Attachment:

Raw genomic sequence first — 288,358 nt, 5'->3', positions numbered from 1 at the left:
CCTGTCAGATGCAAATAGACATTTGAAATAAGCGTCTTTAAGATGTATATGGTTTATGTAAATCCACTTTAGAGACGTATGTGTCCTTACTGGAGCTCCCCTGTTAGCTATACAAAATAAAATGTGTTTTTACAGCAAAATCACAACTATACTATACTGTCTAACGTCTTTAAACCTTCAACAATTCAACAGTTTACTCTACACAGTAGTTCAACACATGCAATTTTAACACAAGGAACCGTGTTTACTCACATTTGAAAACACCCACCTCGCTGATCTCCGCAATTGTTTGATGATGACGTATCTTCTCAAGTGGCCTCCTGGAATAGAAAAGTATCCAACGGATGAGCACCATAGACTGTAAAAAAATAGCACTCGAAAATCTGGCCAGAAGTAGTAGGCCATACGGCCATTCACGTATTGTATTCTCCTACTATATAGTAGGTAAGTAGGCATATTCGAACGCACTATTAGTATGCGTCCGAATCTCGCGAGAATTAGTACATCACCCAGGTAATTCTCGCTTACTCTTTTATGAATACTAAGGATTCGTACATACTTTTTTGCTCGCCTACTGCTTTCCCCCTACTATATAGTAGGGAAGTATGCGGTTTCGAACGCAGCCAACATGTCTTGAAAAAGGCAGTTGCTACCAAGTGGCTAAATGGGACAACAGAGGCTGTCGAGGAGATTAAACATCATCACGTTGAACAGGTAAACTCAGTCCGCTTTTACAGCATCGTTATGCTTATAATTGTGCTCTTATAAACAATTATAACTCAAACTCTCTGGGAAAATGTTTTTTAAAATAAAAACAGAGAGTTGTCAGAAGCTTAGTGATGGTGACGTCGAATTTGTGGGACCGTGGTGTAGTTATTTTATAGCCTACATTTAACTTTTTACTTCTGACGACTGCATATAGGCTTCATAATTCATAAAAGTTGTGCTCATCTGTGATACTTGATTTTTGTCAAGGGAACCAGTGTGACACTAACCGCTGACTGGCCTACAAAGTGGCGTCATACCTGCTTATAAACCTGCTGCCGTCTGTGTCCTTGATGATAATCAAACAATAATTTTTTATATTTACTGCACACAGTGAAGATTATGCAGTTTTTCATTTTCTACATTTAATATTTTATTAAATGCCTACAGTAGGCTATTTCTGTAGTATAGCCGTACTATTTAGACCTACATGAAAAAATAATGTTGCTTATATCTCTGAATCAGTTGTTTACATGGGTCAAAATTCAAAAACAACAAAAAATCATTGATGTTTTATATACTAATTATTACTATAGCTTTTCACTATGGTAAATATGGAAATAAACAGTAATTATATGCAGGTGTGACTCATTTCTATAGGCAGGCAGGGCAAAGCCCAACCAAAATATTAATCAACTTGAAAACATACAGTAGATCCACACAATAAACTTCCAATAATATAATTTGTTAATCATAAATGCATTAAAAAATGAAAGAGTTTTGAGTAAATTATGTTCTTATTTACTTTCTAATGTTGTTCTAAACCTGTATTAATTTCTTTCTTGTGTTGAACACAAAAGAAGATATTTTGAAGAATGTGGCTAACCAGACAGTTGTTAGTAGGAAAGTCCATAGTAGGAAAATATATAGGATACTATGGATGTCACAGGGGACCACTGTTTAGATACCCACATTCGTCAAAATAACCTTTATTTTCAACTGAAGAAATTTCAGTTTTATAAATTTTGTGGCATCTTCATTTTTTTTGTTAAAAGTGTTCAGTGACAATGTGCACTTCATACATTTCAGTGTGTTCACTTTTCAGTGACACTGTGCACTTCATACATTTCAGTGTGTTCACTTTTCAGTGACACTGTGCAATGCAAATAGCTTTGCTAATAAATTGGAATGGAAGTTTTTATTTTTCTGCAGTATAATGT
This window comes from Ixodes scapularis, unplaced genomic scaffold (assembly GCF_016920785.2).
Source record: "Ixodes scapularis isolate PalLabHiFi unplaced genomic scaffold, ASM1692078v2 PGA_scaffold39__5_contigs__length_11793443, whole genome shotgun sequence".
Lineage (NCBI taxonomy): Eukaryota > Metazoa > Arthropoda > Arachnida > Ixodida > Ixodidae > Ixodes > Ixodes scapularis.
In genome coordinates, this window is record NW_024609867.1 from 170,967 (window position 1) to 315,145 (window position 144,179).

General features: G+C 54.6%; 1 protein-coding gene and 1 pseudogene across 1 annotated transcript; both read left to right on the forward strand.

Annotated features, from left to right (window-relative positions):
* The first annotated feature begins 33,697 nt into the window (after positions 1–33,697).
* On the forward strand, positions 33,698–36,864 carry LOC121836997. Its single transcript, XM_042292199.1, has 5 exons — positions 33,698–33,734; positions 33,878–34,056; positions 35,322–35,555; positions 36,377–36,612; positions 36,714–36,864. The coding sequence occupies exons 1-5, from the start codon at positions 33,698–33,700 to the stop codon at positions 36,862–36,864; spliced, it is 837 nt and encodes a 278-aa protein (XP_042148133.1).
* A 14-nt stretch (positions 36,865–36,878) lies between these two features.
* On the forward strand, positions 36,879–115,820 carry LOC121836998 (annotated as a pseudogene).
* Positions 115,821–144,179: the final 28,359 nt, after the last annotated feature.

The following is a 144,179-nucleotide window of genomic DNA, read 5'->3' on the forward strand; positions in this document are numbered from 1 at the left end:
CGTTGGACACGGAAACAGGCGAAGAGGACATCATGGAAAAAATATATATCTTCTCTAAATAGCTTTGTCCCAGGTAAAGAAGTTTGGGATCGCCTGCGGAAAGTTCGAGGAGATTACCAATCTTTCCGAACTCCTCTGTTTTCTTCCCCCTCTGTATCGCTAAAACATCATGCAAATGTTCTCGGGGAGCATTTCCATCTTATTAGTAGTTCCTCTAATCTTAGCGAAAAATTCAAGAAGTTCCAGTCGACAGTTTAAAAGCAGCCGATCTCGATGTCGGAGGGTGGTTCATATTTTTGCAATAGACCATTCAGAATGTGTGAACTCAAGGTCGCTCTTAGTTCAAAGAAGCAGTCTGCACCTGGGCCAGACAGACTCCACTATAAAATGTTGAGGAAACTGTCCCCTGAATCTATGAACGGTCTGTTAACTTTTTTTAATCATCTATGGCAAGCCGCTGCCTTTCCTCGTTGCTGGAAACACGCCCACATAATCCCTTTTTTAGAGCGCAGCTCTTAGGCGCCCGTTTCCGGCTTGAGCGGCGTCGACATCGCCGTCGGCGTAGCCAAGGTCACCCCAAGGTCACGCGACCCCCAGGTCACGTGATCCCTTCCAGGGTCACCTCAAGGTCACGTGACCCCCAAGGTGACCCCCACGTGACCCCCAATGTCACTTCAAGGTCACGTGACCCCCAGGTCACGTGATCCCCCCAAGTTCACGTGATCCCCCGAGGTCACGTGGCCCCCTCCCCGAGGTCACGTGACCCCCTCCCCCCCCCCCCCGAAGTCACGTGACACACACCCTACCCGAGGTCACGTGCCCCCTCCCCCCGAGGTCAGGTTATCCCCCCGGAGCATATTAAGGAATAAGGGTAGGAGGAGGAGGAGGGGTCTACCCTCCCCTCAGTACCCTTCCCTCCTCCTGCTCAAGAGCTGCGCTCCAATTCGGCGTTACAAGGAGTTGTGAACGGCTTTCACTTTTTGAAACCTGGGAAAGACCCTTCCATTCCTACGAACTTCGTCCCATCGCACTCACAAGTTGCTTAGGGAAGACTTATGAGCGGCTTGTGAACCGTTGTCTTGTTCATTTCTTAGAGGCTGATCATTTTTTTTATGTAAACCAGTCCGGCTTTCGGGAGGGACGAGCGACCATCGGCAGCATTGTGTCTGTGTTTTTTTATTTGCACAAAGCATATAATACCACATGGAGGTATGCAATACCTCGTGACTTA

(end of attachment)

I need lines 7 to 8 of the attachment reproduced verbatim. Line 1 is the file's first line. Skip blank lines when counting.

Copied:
General features: G+C 54.6%; 1 protein-coding gene and 1 pseudogene across 1 annotated transcript; both read left to right on the forward strand.

Annotated features, from left to right (window-relative positions):